While the rain many received from Tropical Storm Claudette is appreciated, it has been said you can have too much of a good thing.
Peanut growers in Southeast Alabama received the majority of the rainfall. Mark Kaiser, a Baldwin County peanut farmer and APPA vice president, received over 7 inches of rain. Escambia County peanut farmer and APPA board member, Sammy Gibbs, has reported receiving over 10 inches on his farm. Other parts of the state’s peanut growing areas did not receive quite as much – Wendy Yeager, peanut farmer in Dallas County, reports only receiving 3 inches from Tropical Storm Claudette.
Kris Balkcom, Auburn University peanut specialist, weighs in on the impact of receiving large amounts of rain during the current peanut growing season:
“Obviously we don’t need 10 inches at one time. However, we seem to get these bigger rainfall events more often now than the smaller more frequent rains. My first concern is that peanuts don’t like saturated soils. Most years we would have a larger percentage of the crop at the fruiting stage than what we have currently this year. The crop was delayed at planting this year so it is at least two weeks further behind than what we would like and to get a big benefit from the heavy rainfall amount.”
“An older crop would have bigger plants, larger root mass and a higher water demand. Therefore, the bigger rainfall amount is not as critical with these smaller young plants. For the most part, this rain is just replenishing the sub soil moisture because not many producers got to plant as early as they wanted and the crop isn’t in the heavy fruiting stage.”
“Watch out for those wetter natured areas of fields and the fields that are flatter with heavier soils. If you see the peanuts yellowing, you may have to cultivate them. The cultivation will help aerate the soil to allow oxygen to get to the roots. The plants will then begin to green back up relatively quickly. Also, with the later planting date many producers are trying to apply herbicides currently to the crop. This particular rainfall event will hinder that, delaying the spray application and effecting the timing of application causing us to miss an opportunity to kill some of the weeds at the right time.”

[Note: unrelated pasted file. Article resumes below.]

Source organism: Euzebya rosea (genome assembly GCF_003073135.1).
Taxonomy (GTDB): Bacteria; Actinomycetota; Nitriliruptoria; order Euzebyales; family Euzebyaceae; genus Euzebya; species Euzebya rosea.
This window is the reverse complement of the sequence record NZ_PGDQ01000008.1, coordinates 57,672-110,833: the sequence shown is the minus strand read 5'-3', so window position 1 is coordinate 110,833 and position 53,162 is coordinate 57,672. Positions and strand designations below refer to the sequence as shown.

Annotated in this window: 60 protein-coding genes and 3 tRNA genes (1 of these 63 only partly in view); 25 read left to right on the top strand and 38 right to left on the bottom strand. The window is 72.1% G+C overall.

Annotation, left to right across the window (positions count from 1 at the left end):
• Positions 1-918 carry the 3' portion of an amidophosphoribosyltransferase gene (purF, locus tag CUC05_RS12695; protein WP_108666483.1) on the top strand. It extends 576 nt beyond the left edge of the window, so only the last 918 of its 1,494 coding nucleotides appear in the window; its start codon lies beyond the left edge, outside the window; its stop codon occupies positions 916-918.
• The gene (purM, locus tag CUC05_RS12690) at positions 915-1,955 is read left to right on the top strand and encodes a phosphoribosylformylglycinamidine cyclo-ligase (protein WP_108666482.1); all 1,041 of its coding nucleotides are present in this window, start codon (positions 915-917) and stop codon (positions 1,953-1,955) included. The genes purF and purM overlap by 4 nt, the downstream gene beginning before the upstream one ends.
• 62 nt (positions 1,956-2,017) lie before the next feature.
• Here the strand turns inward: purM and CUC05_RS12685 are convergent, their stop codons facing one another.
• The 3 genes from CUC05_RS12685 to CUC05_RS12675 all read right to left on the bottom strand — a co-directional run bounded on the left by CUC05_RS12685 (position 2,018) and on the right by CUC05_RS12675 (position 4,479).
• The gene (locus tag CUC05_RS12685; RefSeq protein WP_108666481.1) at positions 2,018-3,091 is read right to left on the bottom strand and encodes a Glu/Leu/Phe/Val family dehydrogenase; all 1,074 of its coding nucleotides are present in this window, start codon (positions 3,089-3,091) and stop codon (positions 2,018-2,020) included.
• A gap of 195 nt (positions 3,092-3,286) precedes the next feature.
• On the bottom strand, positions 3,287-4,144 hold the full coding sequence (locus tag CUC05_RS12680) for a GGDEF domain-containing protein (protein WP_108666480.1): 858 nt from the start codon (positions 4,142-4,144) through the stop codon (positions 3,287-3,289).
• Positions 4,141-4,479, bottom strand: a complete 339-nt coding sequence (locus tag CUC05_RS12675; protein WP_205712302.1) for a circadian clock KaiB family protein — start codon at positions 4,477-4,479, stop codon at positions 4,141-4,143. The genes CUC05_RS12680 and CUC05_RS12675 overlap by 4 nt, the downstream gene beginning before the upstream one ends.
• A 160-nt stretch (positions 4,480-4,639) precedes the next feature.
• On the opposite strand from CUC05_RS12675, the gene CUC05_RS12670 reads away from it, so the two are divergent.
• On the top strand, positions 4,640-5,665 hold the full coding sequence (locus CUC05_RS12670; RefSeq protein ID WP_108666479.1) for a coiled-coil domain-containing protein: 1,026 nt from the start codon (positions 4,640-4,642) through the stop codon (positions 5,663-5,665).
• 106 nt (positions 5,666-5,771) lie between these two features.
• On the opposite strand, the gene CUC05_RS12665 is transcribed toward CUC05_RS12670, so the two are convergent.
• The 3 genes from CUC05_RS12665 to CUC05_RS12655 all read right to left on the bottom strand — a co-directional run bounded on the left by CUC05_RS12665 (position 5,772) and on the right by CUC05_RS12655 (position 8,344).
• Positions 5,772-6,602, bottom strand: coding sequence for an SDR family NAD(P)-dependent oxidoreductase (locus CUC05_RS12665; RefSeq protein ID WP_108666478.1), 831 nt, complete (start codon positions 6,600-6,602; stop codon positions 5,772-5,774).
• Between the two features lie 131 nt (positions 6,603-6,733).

Steve Li, Alabama Extension weed specialist, shares how this rainfall event can hinder weed control:
“Every growing season is different and unique, and this year is no different. Since late spring, we experienced very wet conditions until mid-May, then very dry, then very wet again. It is almost like in a blink of an eye, field conditions are totally switched from one extreme to the other. Many cotton and peanut fields in south Alabama were planted during the dry spell. Growers were concerned that their residuals behind the planter might be wasted. The concern is real because I have seen Palmer amaranth and sicklepod break though almost any type of herbicide I have put out behind the planter in my research plots. Without adequate and timely rainfall, the herbicides are not helping weed control much.”
“Before growers have time to deal with escapes from PRE application, the intense rainfalls in the last several days may throw more people off the weed control bus as they cannot get back to their fields for a while. Palmer, grasses, sicklepod and other weeds are fully utilizing this period to grow as fast as they can. By the time farmers can spray them, they might be too big to control by any herbicides. This is an unfortunate situation that someone will need to deal with.”
Do you already have big weeds in your peanut fields? Dr. Li shares his recommendations for getting rid of them and cleaning up your fields after all this rain.